Humanity’s Hallmark

I shivered, rubbing my hands together. Everywhere, I see my world close around me. It is confining, restricting. Some might say stifling, though my understanding of “stifling” includes a sense of warmth.

And that is most assuredly absent in the dark, subterranean caves and dwellings we’ve carved into the ground and call home.

I turned the page in my book and continued reading, letting my mind escape into the pages, into the green grass and rolling hills. The story fills me with wonder about the way things used to be. I can’t imagine the possibility of a blue sky. The very thought of it both terrified me and filled me with awe.

I realize those are somewhat contradictory, but it is true anyway. My sky isn’t blue. My sky is the color of rock, red in this part of the living area. We have been in caves for several generations. Ever since the Great Project started, we have been stuck underground while the masters and smiths work on how to construct some sort of habitable dome. I hope they can get it to work; I would like to see the sky, the stars, with my own eyes.

I read a little further, desperately trying to finish my chapter before I had to do any chores. My wife hates it when I hide away like this and tune out. It is the only escape I had from my world’s blandness, sameness, and struggle. I needed my escape to maintain my sanity.

I almost made it, too. I turned the page and noticed the short paragraph that ended my chapter, but got totally engrossed in the picture of a large, flowing body of water. It could be a lake, a river, an inland sea, or an ocean; I don’t know. It doesn’t even matter; under the blue sky, it is brilliant and beautiful. I totally forget about reading and lose myself in the picture’s deep blues and the hidden secrets beneath its cresting waves.

A pair of enviro-suit wrapped legs entered my field of vision and a soft tapping started on the stone floor. I knew what she wanted, but I still tried to look helpless and in need of a few more minutes. When I did look up at her, the hands-on-hips motif indicated that my reading session was over and I abandoned any attempt at convincing her otherwise, scurrying to my feet. I took her in my arms, though she refused to move and did her best to remain stubborn and annoyed.

I kissed it out of her.

Or most of it, anyway. She pushed me back a pace and placed a finger on my chest. “You need to get over to the hydroponics unit and get to work.”

I shrugged defensively. “I’ve spent the last three days on my hands and knees crawling through tunnels over there caulking and sealing every ounce of the rockface. There isn’t a surface in that place that doesn’t have a solid inch of rubberized foam on it. It’s sealed.” That’s one of my jobs. I helped seal rooms and prep them for some form of expansion. The project right now involved opening up larger areas for food banks. More food meant more people.  More people meant more rooms to seal. I liked the job security.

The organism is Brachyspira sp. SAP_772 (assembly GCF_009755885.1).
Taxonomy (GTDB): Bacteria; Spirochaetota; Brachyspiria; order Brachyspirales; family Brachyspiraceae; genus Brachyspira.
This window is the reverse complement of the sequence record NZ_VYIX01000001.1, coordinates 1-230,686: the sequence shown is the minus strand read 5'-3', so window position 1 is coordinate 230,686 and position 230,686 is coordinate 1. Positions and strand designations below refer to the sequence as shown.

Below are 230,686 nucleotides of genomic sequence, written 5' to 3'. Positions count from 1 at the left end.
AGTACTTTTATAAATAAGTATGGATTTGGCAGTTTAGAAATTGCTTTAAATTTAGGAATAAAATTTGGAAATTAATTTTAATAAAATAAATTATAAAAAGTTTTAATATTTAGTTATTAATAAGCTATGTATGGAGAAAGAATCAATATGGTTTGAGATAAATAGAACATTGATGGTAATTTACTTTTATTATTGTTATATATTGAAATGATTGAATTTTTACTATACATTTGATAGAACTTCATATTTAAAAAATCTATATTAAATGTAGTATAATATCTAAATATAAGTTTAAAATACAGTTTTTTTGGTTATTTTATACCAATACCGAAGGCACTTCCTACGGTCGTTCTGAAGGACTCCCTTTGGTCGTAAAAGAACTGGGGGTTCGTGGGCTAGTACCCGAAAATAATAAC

“Well it failed the pressure test, so you missed something.  Back at it, bookworm.” She turned and left me standing alone in the bedroom. There were only two rooms in our apartment so she couldn’t go far, but I took the hint. I put the book back on my nightstand and grabbed my toolkit from against the wall.

I secured my headset for communication to Sandy over in the hydroponics unit and walked into the kitchen, kissing my wife goodbye on my way past. It wasn’t much of a kitchen; we didn’t have running water. Point of fact, no one did, there just wasn’t enough and piping it through the rock walls would require drills and mechanics we didn’t have readily available. “See ya. I’ll check out your precious seal and be home in time for dinner.” I settled for a rueful smile from her before I moved into the hall and closed the door behind me.

Greeted by lighting even more remorseful than in my unit, I queued up music on my comm system while I made the fifteen-minute hike to the new section and today’s work cycle. The hallways were narrow and cramped, carved from stone by forces of nature long ago. Much of the complex we inhabited had already been here when we moved underground. We had some pick work to do to expand rooms and hydroponics, but we were in good shape for the measly collection of humanity that had survived this long.

I passed the common washroom on the way. True to form, the night shift was inside blissfully enjoying their ninety-second showers. They made gregarious use of the group shower area and the laughter of men and women racing to get clean and on with their day sounded ribald with jest and innuendo. I gave an involuntary shiver. There were several private stalls for the more personal experience, but the group effort seemed in vogue.